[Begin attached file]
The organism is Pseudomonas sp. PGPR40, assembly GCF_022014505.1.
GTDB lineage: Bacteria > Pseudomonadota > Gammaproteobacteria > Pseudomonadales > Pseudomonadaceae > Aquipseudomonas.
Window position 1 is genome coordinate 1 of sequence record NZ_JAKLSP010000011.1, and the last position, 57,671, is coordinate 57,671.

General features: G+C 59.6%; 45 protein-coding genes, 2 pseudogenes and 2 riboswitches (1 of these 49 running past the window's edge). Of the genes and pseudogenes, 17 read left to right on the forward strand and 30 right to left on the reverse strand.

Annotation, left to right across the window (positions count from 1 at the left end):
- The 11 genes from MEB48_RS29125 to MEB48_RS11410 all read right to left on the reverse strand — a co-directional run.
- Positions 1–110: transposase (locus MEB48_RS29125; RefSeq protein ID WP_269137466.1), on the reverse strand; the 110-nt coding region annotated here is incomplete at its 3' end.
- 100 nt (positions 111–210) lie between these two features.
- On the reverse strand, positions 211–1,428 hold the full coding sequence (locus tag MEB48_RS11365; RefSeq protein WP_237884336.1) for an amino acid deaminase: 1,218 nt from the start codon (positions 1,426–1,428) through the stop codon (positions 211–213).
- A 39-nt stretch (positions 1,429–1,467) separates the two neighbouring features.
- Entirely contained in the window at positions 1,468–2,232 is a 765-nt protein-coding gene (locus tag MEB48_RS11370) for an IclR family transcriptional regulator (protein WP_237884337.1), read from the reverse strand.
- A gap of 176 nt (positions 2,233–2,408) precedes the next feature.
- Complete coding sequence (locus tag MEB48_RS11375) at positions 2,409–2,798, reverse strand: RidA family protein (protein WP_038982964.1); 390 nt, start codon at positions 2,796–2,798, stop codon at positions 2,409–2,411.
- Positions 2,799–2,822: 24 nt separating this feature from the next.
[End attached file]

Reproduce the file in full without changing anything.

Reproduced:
The organism is Pseudomonas sp. PGPR40, assembly GCF_022014505.1.
GTDB lineage: Bacteria > Pseudomonadota > Gammaproteobacteria > Pseudomonadales > Pseudomonadaceae > Aquipseudomonas.
Window position 1 is genome coordinate 1 of sequence record NZ_JAKLSP010000011.1, and the last position, 57,671, is coordinate 57,671.

General features: G+C 59.6%; 45 protein-coding genes, 2 pseudogenes and 2 riboswitches (1 of these 49 running past the window's edge). Of the genes and pseudogenes, 17 read left to right on the forward strand and 30 right to left on the reverse strand.

Annotation, left to right across the window (positions count from 1 at the left end):
- The 11 genes from MEB48_RS29125 to MEB48_RS11410 all read right to left on the reverse strand — a co-directional run.
- Positions 1–110: transposase (locus MEB48_RS29125; RefSeq protein ID WP_269137466.1), on the reverse strand; the 110-nt coding region annotated here is incomplete at its 3' end.
- 100 nt (positions 111–210) lie between these two features.
- On the reverse strand, positions 211–1,428 hold the full coding sequence (locus tag MEB48_RS11365; RefSeq protein WP_237884336.1) for an amino acid deaminase: 1,218 nt from the start codon (positions 1,426–1,428) through the stop codon (positions 211–213).
- A 39-nt stretch (positions 1,429–1,467) separates the two neighbouring features.
- Entirely contained in the window at positions 1,468–2,232 is a 765-nt protein-coding gene (locus tag MEB48_RS11370) for an IclR family transcriptional regulator (protein WP_237884337.1), read from the reverse strand.
- A gap of 176 nt (positions 2,233–2,408) precedes the next feature.
- Complete coding sequence (locus tag MEB48_RS11375) at positions 2,409–2,798, reverse strand: RidA family protein (protein WP_038982964.1); 390 nt, start codon at positions 2,796–2,798, stop codon at positions 2,409–2,411.
- Positions 2,799–2,822: 24 nt separating this feature from the next.